An inspiring story – Help spread Parkinson Awareness Month this April


Parkinson Awareness Month - Parkinson Canada in Quebec would like to present South Shore resident Glenn Hogan’s success story.   Glenn was diagnosed with young onset  Parkinson’s at age 44.  He was not ready to leave work and change his life, even as his symptoms became debilitating.

Glenn explains, “Like most people who get diagnosed, first I went through denial, hoping to avoid taking medications. That did not work out so I started taking Parkinson meds. As the disease progressed so did the medications.   I was beginning to realize that this was not going disappear. After 6 years, at age 50 I was declining rapidly. The tremors had spread to both sides of my body and I had developed severe cramps in my left foot caused by too many Parkinson’s meds. My neurologist told me it was time to consider Deep Brain Stimulation (DBS). In my mind there was nothing to consider, I could not go on living this way.”

Glenn Hogan – Parkinson Awareness Month

DBS surgery has been likened to a pacemaker for the brain.  Electrodes are implanted in two sites giving off electrical impulses which help relieve motor symptoms of Parkinson’s Disease.  Although Glenn’s surgery was successful and greatly reduced his symptoms, he contracted a rare staph infection and the device had to be removed.  Not to be kept down, Glenn, now 53, underwent the 12 hour surgery for a second time.   “DBS is a game changer”, Glenn said, “It may not be a cure but is definitely the closest thing we have to it. I have reduced my meds from twenty one pills per day to just four. It is hard work but I am definitely getting my life back on track.”

Glenn continues, “We need Parkinson Canada in order to continue spreading awareness about this misunderstood degenerative disease. We also need them to continue raising funds so that we may improve and find better therapies until one day a cure is found.”

Highlights of 2020, Parkinson Canada’s 55th anniversary:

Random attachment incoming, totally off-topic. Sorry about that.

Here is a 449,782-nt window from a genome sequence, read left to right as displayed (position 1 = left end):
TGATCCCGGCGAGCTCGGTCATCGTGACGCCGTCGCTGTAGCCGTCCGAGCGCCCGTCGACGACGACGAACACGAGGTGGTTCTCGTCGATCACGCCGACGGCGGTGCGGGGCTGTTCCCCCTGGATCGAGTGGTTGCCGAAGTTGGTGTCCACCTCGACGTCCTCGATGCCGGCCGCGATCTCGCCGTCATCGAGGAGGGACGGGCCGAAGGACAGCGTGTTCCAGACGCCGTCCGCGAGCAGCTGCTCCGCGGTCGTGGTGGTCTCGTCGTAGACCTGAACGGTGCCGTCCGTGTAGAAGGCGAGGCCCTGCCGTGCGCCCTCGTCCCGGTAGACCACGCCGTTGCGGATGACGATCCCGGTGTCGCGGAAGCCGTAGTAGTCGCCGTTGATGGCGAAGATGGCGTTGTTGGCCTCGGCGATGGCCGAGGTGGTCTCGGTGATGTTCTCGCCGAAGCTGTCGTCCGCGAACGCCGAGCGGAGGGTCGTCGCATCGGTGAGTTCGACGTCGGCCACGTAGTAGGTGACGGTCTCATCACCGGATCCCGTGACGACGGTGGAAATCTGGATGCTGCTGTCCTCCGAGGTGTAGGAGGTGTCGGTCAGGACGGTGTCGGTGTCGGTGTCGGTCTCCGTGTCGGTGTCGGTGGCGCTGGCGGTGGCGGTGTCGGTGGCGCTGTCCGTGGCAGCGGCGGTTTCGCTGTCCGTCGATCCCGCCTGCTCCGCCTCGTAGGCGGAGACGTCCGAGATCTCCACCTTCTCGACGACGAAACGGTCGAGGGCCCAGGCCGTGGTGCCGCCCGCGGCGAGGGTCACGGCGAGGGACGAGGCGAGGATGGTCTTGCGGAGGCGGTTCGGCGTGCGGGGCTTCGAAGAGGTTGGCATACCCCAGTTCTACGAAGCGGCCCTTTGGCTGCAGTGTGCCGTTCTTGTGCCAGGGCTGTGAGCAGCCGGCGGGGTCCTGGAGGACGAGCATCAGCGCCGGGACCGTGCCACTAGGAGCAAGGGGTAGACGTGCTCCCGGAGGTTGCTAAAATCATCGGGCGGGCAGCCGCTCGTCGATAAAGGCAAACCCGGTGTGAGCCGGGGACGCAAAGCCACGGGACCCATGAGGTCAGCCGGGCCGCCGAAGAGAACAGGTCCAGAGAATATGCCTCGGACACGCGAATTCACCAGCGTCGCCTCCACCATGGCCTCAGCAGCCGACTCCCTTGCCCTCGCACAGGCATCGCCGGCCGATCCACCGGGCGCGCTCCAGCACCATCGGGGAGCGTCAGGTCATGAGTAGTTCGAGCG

• The publication of the second edition of the Canadian Guidelines on Parkinson Disease which guide healthcare professionals in clinical practice. More than 100,000 copies have been downloaded since its release in September 2019.
  • The Parkinson Canada Research Program has supported 22 research projects and student grants in Quebec in 2019 at Laval University, McGill University, the University of Montreal and the University of Quebec at Montreal.

A few facts about Parkinson’s disease:

  • 100 000 Canadians, 25 000 of whom are Quebecers, live with Parkinson’s disease.  
  • This number will double in the next 15 years.
  • One out of five is younger than 50 years of age.
  • Health care professionals from a dozen specialties may be needed to treat the symptoms of Parkinson’s disease.
  • Motor symptoms include: rigidity, slowness, posture and gait changes as well as tremors
  • There are about 20 possible non-motor symptoms of Parkinson’s disease, ranging form sleep disorders, depression and incontinence to speaking and swallowing difficulties.

About Parkinson Canada

Parkinson Canada is the national voice of Canadians living with Parkinson’s disease. From diagnosis to discovery, the organization provides education, advocacy and support services to people living with Parkinson’s, caregivers and health care professionals. The Parkinson Canada Research Program funds innovative research to search for better treatments and a cure. Parkinson Canada pursues a pan Canadian mandate while keeping regional specificities through its eight offices in Canada. The Quebec office is based in Montreal.  Visit their website

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